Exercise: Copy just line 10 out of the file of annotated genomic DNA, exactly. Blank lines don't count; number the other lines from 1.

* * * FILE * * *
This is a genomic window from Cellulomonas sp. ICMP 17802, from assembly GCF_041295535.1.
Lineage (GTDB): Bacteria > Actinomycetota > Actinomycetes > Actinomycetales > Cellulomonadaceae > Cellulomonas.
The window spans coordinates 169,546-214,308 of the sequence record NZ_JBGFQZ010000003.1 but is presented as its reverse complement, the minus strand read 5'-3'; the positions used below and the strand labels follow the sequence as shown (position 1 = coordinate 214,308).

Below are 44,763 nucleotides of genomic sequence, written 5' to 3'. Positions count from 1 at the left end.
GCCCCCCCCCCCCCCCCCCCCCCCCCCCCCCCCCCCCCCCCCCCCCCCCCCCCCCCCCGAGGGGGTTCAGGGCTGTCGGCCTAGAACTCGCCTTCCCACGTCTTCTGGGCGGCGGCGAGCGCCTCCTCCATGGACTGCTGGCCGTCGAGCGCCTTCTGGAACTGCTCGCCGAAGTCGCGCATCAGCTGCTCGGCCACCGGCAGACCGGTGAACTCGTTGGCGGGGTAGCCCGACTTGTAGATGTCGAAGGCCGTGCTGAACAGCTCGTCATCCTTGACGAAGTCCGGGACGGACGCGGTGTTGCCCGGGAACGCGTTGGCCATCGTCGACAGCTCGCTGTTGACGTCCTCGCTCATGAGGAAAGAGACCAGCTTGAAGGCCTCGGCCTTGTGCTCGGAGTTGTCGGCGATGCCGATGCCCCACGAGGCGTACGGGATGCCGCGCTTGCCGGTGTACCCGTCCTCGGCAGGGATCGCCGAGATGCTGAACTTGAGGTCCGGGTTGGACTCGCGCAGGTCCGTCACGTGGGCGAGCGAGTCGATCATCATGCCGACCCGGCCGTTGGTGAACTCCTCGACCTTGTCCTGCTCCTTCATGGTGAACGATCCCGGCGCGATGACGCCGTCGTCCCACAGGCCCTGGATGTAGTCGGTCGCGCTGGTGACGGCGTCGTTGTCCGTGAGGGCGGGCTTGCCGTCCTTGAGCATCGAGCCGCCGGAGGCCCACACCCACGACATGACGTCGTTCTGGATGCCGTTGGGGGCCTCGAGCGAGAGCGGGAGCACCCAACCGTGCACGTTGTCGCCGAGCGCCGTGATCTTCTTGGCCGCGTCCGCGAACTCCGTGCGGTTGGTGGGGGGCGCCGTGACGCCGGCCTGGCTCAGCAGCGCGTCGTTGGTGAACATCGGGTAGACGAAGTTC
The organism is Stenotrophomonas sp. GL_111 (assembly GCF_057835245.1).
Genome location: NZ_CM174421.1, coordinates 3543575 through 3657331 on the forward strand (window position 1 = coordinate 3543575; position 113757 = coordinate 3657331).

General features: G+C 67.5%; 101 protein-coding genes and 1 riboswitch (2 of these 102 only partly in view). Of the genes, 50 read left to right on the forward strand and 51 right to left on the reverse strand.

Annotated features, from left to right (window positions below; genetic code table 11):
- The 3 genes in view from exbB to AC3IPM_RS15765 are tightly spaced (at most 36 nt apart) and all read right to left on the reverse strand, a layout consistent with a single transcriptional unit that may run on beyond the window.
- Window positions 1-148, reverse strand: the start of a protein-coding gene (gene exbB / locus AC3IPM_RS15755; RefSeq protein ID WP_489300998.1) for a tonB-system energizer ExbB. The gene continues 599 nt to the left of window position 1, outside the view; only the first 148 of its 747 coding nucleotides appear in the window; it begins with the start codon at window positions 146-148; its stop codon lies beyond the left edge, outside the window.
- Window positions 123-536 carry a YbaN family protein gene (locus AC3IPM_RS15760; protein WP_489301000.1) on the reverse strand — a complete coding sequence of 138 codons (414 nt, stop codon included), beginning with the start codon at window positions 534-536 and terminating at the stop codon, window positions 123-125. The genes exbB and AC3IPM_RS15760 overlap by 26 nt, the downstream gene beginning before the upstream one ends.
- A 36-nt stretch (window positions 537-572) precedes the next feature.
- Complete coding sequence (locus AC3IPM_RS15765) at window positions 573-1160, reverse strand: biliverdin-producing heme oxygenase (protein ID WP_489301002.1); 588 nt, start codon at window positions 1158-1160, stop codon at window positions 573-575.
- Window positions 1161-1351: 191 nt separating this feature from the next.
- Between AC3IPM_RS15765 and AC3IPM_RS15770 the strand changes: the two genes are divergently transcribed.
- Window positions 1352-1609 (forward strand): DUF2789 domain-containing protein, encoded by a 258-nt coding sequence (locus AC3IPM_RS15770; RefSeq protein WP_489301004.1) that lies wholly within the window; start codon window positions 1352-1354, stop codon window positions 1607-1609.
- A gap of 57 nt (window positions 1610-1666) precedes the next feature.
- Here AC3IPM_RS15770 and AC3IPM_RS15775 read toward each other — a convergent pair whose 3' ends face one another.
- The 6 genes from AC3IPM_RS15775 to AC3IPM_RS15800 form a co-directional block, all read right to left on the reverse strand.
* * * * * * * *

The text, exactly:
- The 3 genes in view from exbB to AC3IPM_RS15765 are tightly spaced (at most 36 nt apart) and all read right to left on the reverse strand, a layout consistent with a single transcriptional unit that may run on beyond the window.